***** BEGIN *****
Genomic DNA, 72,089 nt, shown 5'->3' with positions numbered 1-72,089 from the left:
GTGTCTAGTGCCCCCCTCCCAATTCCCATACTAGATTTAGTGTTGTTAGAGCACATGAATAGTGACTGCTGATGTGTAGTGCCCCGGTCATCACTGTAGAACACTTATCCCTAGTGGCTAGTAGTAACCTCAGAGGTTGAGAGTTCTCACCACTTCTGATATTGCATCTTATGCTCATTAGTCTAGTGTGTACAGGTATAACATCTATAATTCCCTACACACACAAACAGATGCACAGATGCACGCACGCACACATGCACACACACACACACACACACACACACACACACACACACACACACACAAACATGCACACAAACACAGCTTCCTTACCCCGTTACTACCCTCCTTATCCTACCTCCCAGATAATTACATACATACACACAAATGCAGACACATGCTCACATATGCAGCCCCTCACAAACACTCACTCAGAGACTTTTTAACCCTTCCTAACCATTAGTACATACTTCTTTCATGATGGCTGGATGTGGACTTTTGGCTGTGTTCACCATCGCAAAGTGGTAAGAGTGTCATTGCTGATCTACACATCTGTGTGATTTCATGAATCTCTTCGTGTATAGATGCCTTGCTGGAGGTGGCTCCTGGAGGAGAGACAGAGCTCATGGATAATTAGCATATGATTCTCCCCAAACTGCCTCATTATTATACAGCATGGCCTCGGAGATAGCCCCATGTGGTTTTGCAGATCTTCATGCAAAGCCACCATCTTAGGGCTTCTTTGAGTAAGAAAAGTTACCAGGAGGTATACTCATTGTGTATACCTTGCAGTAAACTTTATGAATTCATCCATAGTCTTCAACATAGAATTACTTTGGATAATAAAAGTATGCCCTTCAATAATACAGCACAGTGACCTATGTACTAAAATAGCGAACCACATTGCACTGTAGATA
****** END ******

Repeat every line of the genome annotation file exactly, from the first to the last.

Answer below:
Genomic DNA, 72,089 nt, shown 5'->3' with positions numbered 1-72,089 from the left:
GTGTCTAGTGCCCCCCTCCCAATTCCCATACTAGATTTAGTGTTGTTAGAGCACATGAATAGTGACTGCTGATGTGTAGTGCCCCGGTCATCACTGTAGAACACTTATCCCTAGTGGCTAGTAGTAACCTCAGAGGTTGAGAGTTCTCACCACTTCTGATATTGCATCTTATGCTCATTAGTCTAGTGTGTACAGGTATAACATCTATAATTCCCTACACACACAAACAGATGCACAGATGCACGCACGCACACATGCACACACACACACACACACACACACACACACACACACACACACACACAAACATGCACACAAACACAGCTTCCTTACCCCGTTACTACCCTCCTTATCCTACCTCCCAGATAATTACATACATACACACAAATGCAGACACATGCTCACATATGCAGCCCCTCACAAACACTCACTCAGAGACTTTTTAACCCTTCCTAACCATTAGTACATACTTCTTTCATGATGGCTGGATGTGGACTTTTGGCTGTGTTCACCATCGCAAAGTGGTAAGAGTGTCATTGCTGATCTACACATCTGTGTGATTTCATGAATCTCTTCGTGTATAGATGCCTTGCTGGAGGTGGCTCCTGGAGGAGAGACAGAGCTCATGGATAATTAGCATATGATTCTCCCCAAACTGCCTCATTATTATACAGCATGGCCTCGGAGATAGCCCCATGTGGTTTTGCAGATCTTCATGCAAAGCCACCATCTTAGGGCTTCTTTGAGTAAGAAAAGTTACCAGGAGGTATACTCATTGTGTATACCTTGCAGTAAACTTTATGAATTCATCCATAGTCTTCAACATAGAATTACTTTGGATAATAAAAGTATGCCCTTCAATAATACAGCACAGTGACCTATGTACTAAAATAGCGAACCACATTGCACTGTAGATA